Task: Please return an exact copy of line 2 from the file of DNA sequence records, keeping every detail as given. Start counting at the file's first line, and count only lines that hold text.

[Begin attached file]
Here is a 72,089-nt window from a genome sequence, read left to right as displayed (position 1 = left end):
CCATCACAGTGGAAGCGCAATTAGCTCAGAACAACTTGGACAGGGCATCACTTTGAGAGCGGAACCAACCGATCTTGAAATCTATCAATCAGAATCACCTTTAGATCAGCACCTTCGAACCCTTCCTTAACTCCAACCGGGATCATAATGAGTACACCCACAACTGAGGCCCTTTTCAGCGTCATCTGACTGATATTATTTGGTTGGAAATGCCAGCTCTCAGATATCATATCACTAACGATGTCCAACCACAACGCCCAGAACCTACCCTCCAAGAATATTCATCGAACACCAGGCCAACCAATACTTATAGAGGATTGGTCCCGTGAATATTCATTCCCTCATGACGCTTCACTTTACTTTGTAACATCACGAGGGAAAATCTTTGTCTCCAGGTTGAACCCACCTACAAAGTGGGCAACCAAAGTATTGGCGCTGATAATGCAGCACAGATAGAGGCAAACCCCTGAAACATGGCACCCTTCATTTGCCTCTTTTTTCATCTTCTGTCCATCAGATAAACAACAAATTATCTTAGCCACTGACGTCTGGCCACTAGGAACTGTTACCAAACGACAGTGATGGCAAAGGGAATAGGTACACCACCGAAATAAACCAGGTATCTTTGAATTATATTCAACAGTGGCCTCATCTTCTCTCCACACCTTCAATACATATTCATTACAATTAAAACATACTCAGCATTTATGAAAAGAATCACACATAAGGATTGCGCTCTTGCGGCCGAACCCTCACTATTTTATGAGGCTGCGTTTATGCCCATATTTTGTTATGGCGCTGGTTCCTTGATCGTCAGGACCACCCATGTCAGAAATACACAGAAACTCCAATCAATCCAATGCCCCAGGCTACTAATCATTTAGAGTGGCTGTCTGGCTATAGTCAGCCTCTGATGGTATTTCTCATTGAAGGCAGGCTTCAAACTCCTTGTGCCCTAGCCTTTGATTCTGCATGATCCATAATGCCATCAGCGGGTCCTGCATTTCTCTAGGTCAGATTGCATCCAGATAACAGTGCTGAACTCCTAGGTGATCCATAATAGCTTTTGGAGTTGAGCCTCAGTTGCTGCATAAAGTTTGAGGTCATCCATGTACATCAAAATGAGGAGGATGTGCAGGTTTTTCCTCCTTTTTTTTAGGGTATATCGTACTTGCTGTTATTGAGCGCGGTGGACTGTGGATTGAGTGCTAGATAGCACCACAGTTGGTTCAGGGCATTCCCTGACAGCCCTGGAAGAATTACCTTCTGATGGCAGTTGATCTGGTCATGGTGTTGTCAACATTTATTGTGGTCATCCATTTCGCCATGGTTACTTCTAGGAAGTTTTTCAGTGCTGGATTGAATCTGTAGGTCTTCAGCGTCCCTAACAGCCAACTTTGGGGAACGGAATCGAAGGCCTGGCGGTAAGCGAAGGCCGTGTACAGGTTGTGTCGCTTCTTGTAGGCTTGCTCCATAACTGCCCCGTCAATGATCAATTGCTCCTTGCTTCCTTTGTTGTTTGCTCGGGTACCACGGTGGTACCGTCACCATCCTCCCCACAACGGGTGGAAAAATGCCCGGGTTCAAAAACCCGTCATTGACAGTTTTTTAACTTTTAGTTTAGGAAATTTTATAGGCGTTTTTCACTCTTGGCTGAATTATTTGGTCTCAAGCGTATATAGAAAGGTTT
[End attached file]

CCATCACAGTGGAAGCGCAATTAGCTCAGAACAACTTGGACAGGGCATCACTTTGAGAGCGGAACCAACCGATCTTGAAATCTATCAATCAGAATCACCTTTAGATCAGCACCTTCGAACCCTTCCTTAACTCCAACCGGGATCATAATGAGTACACCCACAACTGAGGCCCTTTTCAGCGTCATCTGACTGATATTATTTGGTTGGAAATGCCAGCTCTCAGATATCATATCACTAACGATGTCCAACCACAACGCCCAGAACCTACCCTCCAAGAATATTCATCGAACACCAGGCCAACCAATACTTATAGAGGATTGGTCCCGTGAATATTCATTCCCTCATGACGCTTCACTTTACTTTGTAACATCACGAGGGAAAATCTTTGTCTCCAGGTTGAACCCACCTACAAAGTGGGCAACCAAAGTATTGGCGCTGATAATGCAGCACAGATAGAGGCAAACCCCTGAAACATGGCACCCTTCATTTGCCTCTTTTTTCATCTTCTGTCCATCAGATAAACAACAAATTATCTTAGCCACTGACGTCTGGCCACTAGGAACTGTTACCAAACGACAGTGATGGCAAAGGGAATAGGTACACCACCGAAATAAACCAGGTATCTTTGAATTATATTCAACAGTGGCCTCATCTTCTCTCCACACCTTCAATACATATTCATTACAATTAAAACATACTCAGCATTTATGAAAAGAATCACACATAAGGATTGCGCTCTTGCGGCCGAACCCTCACTATTTTATGAGGCTGCGTTTATGCCCATATTTTGTTATGGCGCTGGTTCCTTGATCGTCAGGACCACCCATGTCAGAAATACACAGAAACTCCAATCAATCCAATGCCCCAGGCTACTAATCATTTAGAGTGGCTGTCTGGCTATAGTCAGCCTCTGATGGTATTTCTCATTGAAGGCAGGCTTCAAACTCCTTGTGCCCTAGCCTTTGATTCTGCATGATCCATAATGCCATCAGCGGGTCCTGCATTTCTCTAGGTCAGATTGCATCCAGATAACAGTGCTGAACTCCTAGGTGATCCATAATAGCTTTTGGAGTTGAGCCTCAGTTGCTGCATAAAGTTTGAGGTCATCCATGTACATCAAAATGAGGAGGATGTGCAGGTTTTTCCTCCTTTTTTTTAGGGTATATCGTACTTGCTGTTATTGAGCGCGGTGGACTGTGGATTGAGTGCTAGATAGCACCACAGTTGGTTCAGGGCATTCCCTGACAGCCCTGGAAGAATTACCTTCTGATGGCAGTTGATCTGGTCATGGTGTTGTCAACATTTATTGTGGTCATCCATTTCGCCATGGTTACTTCTAGGAAGTTTTTCAGTGCTGGATTGAATCTGTAGGTCTTCAGCGTCCCTAACAGCCAACTTTGGGGAACGGAATCGAAGGCCTGGCGGTAAGCGAAGGCCGTGTACAGGTTGTGTCGCTTCTTGTAGGCTTGCTCCATAACTGCCCCGTCAATGATCAATTGCTCCTTGCTTCCTTTGTTGTTTGCTCGGGTACCACGGTGGTACCGTCACCATCCTCCCCACAACGGGTGGAAAAATGCCCGGGTTCAAAAACCCGTCATTGACAGTTTTTTAACTTTTAGTTTAGGAAATTTTATAGGCGTTTTTCACTCTTGGCTGAATTATTTGGTCTCAAGCGTATATAGAAAGGTTT